This is kind of a different thing from the competency of the MTA altogether, but the Flushing Airport site is a known danger area for West Nile Virus due to all the mosquitos being there.

At this point I would be inclined to do something to the site, to remove the health hazard. It is worth noting that most of New York used to be marshland, but most people don' t get flooded on a regular basis outside of Sandy-type events.

Well I think this is just an example of mitigation efforts that need to be employed and whether or not the agency will take the measures needed to address such issues.

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2 minutes ago, Via Garibaldi 8 said:

The real question is will the (MTA) hire the right people to do the job, not the fact that they're building on marsh land.  What may seem obvious isn't always obvious to the (MTA) .  South Ferry terminal is a perfect example of that.

I'd hope they'd know who to vent the proper contractor/builder. But I also have to acknowledge the major difference between building a bus depot. Add building a major underground station just mere feet from the Bay using geotechnical principles.  Night and Day difficulty wise.   

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1 minute ago, RailRunRob said:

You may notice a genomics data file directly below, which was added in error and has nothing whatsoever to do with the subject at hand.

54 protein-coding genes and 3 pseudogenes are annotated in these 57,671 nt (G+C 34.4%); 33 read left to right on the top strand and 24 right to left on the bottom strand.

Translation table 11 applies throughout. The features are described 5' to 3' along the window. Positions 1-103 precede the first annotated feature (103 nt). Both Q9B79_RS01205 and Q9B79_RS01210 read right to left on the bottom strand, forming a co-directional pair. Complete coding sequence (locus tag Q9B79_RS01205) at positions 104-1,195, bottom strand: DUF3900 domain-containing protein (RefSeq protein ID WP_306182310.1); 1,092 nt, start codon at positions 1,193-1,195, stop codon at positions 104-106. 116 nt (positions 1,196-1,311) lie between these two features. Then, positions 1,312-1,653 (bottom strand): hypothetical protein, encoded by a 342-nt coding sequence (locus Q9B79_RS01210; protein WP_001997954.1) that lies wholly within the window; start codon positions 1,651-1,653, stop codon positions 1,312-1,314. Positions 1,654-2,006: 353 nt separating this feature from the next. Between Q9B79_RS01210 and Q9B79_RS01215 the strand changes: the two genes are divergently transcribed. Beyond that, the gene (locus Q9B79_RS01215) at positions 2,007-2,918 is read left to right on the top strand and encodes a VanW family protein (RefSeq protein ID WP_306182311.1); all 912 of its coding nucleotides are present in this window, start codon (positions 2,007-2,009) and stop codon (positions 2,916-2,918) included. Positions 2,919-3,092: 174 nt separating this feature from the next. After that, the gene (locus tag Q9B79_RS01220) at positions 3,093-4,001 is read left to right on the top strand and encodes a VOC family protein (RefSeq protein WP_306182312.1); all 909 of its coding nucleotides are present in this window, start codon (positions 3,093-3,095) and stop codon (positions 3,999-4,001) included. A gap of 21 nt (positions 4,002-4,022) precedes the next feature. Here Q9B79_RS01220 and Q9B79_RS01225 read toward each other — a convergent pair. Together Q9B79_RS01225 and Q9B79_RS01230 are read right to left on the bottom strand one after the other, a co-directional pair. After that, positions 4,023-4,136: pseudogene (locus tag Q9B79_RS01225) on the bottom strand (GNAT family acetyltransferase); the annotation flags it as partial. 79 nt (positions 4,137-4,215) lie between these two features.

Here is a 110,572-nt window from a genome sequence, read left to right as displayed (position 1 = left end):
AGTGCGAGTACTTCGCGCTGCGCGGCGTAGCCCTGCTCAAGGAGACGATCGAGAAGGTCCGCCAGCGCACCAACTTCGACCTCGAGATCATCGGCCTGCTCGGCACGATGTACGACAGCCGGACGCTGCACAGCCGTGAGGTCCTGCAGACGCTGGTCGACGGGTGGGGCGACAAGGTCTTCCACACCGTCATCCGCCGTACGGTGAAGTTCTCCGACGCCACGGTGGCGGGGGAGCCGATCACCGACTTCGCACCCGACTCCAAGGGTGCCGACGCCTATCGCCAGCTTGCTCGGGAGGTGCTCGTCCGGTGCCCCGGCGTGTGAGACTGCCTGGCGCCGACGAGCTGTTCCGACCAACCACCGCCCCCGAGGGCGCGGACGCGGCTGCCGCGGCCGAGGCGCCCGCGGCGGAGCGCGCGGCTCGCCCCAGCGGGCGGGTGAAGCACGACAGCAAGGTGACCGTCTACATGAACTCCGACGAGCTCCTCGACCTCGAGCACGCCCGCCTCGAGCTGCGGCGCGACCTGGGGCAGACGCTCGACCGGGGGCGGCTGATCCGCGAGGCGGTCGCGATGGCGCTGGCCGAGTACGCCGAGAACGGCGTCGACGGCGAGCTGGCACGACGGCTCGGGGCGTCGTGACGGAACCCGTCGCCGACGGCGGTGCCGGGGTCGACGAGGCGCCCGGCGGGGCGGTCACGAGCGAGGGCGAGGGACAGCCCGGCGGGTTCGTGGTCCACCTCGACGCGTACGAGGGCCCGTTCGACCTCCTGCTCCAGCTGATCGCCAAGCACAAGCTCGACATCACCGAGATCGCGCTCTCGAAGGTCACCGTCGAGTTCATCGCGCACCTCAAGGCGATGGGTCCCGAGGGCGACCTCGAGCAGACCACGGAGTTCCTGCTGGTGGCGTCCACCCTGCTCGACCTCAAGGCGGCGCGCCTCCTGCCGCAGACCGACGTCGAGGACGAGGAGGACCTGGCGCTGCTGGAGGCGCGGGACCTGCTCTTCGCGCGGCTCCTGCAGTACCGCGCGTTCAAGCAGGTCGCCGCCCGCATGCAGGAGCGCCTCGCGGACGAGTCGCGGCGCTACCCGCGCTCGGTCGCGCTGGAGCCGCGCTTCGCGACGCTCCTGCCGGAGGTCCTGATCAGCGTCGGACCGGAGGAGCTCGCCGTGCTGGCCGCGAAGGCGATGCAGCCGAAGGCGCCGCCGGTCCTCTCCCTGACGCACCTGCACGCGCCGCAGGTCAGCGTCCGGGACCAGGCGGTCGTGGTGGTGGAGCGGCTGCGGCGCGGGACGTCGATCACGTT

I'd hope they'd know who to vent the proper contractor/builder. But I also have to acknowledge the major difference between building a bus depot. Add building a major underground station just mere feet from the Bay using geotechnical principles.  Night and Day difficulty wise.   

Their motto is to pick the lowest bidder... That says enough in my book.

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1 minute ago, Via Garibaldi 8 said:

Their motto is to pick the lowest bidder... That says enough in my book.

It's not the motto. It's NYS law. And Albany and their friends wouldn't have it any other way.

Quote

The MTA is fine with hiring contractors with histories of corruption — because the transit agency wants to help them mend their ways, a top official claimed Monday.

“New York City Transit and the MTA as a whole for many, many, many years — for the 30 years that I’ve been here and for many before that — have looked at this as a rehabilitative organization,” senior Vice President Stephen Plochochi said.

 

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Just now, Via Garibaldi 8 said:

Their motto is to pick the lowest bidder... That says enough in my book.

That means the City and state inspectors are dropping the ball as well there are definitely code and standards to build by. The lowest bidder seems pretty American capitalistic to me no?

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3 minutes ago, bobtehpanda said:

I'm not sure what you're trying to say... In other words, you're trying to excuse the fact that this practice occurs by saying that it's state law? That doesn't make it any better. In fact it's even worse, and it's a prime example of taxpayer dollars wasted. 

2 minutes ago, RailRunRob said:

That means the City and state inspectors are dropping the ball as well there are definitely code and standards to build by. The lowest bidder seems pretty American capitalistic to me no?

Using the lowest bidder isn't always the wise thing to do.  Having the lowest bidder is certainly American from a competition standpoint but that's about it. Not exactly the same thing being discussed here.

Edited by Via Garibaldi 8